Reinhold then assures that there is a legal framework to follow, but that everyone involved – the city, the railways, the government of Upper Bavaria – is interested in the underpass and will also push the project forward. Hartman explains that a conscious decision was made against a complete closure in order to avoid the very thing that many residents fear; that all traffic be diverted to Ostenstrasse. A temporary bypass takes longer and costs more to build, but is more compatible with traffic from the planners’ point of view.
“We’re doing a lot to make traffic better managed.”
On the subject of more traffic, Markus Höfleisch of the engineering department says up to 10,000 more cars are expected, “5,000 in, 5,000 out.” However, we should not forget that in the future, the level crossing, which still causes frequent traffic jams, will be eliminated. “We are doing a lot to ensure that traffic is better managed,” assures Reinhold. It remains to be seen whether this will appease those who live in Etzenhausen or beyond the railway lines and who feel that little or no attention has been paid to planning.
The man, who identifies himself as a member of the ADFC, is less interested in motorized traffic than in bicycle transport and its designated routes. Reinhold then assures that the surface area is planned to be “largely car-free” and that footpaths and bike paths criss-cross the site, even if, unlike ADFC, they are not always separated from each other. “Reciprocal consideration” is the key word here. Bike lanes around the quarter will also be gradually expanded. However, Reinhold also asks for your understanding that all of this cannot happen overnight. A bicycle parking garage, like at the train station, is not planned, but there will be covered bicycle parking and a “mobility center including car sharing.” Finally, he refers to the mobility ordinance, which the city would like to publish soon, in order to be able to handle the topic of traffic in Dachau more fully in the future.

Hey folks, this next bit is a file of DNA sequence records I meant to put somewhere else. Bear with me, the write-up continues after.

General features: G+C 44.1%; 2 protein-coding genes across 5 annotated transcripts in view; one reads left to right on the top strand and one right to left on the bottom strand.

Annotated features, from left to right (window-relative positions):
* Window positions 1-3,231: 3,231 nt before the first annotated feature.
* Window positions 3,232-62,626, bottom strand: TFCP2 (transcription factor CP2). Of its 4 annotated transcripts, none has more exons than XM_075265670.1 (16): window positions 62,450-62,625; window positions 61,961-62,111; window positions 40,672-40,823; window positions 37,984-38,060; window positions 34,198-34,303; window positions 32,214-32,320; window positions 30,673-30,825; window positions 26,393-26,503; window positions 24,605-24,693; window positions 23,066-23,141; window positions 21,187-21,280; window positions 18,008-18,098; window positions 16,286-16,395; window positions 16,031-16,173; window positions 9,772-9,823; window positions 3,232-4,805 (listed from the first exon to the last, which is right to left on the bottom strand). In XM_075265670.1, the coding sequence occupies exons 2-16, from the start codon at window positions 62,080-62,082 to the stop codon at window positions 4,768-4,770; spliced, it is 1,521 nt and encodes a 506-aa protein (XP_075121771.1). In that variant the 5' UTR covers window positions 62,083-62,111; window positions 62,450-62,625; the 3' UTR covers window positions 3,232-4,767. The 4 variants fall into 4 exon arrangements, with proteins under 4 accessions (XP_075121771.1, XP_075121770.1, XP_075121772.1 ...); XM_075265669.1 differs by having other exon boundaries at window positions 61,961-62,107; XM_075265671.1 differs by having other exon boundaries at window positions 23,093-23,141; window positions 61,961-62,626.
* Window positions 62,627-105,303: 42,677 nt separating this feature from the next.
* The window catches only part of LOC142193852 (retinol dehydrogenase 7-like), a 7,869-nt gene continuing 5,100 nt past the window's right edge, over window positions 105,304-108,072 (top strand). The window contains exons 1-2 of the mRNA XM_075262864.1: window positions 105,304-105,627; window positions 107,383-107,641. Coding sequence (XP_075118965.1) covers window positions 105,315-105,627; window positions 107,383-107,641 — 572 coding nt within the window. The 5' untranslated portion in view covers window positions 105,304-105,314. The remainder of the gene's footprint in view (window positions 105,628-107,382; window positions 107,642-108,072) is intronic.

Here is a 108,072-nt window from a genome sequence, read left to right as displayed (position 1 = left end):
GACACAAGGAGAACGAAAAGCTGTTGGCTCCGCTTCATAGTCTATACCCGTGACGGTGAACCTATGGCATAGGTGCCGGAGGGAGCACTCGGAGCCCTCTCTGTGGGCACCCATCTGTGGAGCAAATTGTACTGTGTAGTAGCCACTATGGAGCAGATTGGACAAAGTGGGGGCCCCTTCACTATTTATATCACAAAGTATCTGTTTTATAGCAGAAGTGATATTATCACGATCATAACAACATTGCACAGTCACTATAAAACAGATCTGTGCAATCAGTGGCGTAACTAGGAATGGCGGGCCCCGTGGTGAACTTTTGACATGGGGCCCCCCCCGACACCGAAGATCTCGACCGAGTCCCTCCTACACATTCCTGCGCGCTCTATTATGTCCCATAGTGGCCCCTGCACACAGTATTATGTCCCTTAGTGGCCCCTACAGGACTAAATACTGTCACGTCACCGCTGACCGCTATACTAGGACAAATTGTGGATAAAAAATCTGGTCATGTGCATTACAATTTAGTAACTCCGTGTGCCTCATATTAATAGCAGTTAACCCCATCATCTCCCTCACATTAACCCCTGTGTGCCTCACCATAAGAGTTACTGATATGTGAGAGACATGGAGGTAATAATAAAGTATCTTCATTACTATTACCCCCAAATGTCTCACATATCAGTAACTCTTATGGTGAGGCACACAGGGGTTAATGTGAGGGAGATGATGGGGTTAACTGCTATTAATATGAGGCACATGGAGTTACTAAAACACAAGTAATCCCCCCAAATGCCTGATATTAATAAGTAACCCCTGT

According to the designers, 40 percent of the area is green, there are doubts about that
Traffic in all its aspects, as has long been clear by now, is the central theme of the evening. Peter Heller from Bund Naturschutz (Bund Naturschutz) puts the topic of sustainable urban development at least briefly on the agenda. He suspects that about 40 percent of the area is green. Rather, he believes 75 percent of the area will become highly enclosed if current plans are maintained. He also advocates planting large-stemmed trees that are climate-ready. He welcomes that the problems of overheating and air circulation are taken into account.
The only question left to him is whether the planners have thought about building a so-called “sponge city”. In urban planning, this is a concept in which accumulated rainwater is collected on site instead of draining. Reinhold assures that containment functions have been taken into account and that flat roofs are now planned instead of the originally planned pitched roofs. Only in the case of a “100-year flood” will it be necessary to inject rainwater into the mill stream.